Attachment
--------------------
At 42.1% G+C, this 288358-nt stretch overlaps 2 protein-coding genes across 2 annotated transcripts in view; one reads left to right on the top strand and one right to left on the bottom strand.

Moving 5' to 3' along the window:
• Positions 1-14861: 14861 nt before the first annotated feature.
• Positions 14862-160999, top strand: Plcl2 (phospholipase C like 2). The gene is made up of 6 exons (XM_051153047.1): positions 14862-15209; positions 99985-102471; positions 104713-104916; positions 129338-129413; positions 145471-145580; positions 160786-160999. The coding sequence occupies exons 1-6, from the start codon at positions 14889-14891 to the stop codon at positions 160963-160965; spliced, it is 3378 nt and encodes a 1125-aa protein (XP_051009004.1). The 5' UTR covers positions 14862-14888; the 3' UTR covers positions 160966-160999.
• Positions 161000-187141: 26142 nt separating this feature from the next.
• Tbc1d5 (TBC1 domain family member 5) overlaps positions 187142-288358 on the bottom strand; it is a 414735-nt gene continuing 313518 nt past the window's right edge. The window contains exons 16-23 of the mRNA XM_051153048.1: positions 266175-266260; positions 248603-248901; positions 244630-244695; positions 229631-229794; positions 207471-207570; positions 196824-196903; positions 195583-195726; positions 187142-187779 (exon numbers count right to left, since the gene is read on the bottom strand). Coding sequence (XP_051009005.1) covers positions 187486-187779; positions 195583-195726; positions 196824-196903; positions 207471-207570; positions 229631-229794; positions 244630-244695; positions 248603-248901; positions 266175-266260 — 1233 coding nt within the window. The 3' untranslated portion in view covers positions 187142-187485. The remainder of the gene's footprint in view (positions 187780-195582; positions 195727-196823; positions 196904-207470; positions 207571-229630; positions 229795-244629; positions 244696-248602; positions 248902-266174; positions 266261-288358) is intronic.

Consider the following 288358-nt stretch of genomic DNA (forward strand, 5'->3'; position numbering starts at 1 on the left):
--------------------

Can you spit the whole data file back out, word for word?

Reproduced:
At 42.1% G+C, this 288358-nt stretch overlaps 2 protein-coding genes across 2 annotated transcripts in view; one reads left to right on the top strand and one right to left on the bottom strand.

Moving 5' to 3' along the window:
• Positions 1-14861: 14861 nt before the first annotated feature.
• Positions 14862-160999, top strand: Plcl2 (phospholipase C like 2). The gene is made up of 6 exons (XM_051153047.1): positions 14862-15209; positions 99985-102471; positions 104713-104916; positions 129338-129413; positions 145471-145580; positions 160786-160999. The coding sequence occupies exons 1-6, from the start codon at positions 14889-14891 to the stop codon at positions 160963-160965; spliced, it is 3378 nt and encodes a 1125-aa protein (XP_051009004.1). The 5' UTR covers positions 14862-14888; the 3' UTR covers positions 160966-160999.
• Positions 161000-187141: 26142 nt separating this feature from the next.
• Tbc1d5 (TBC1 domain family member 5) overlaps positions 187142-288358 on the bottom strand; it is a 414735-nt gene continuing 313518 nt past the window's right edge. The window contains exons 16-23 of the mRNA XM_051153048.1: positions 266175-266260; positions 248603-248901; positions 244630-244695; positions 229631-229794; positions 207471-207570; positions 196824-196903; positions 195583-195726; positions 187142-187779 (exon numbers count right to left, since the gene is read on the bottom strand). Coding sequence (XP_051009005.1) covers positions 187486-187779; positions 195583-195726; positions 196824-196903; positions 207471-207570; positions 229631-229794; positions 244630-244695; positions 248603-248901; positions 266175-266260 — 1233 coding nt within the window. The 3' untranslated portion in view covers positions 187142-187485. The remainder of the gene's footprint in view (positions 187780-195582; positions 195727-196823; positions 196904-207470; positions 207571-229630; positions 229795-244629; positions 244696-248602; positions 248902-266174; positions 266261-288358) is intronic.

Consider the following 288358-nt stretch of genomic DNA (forward strand, 5'->3'; position numbering starts at 1 on the left):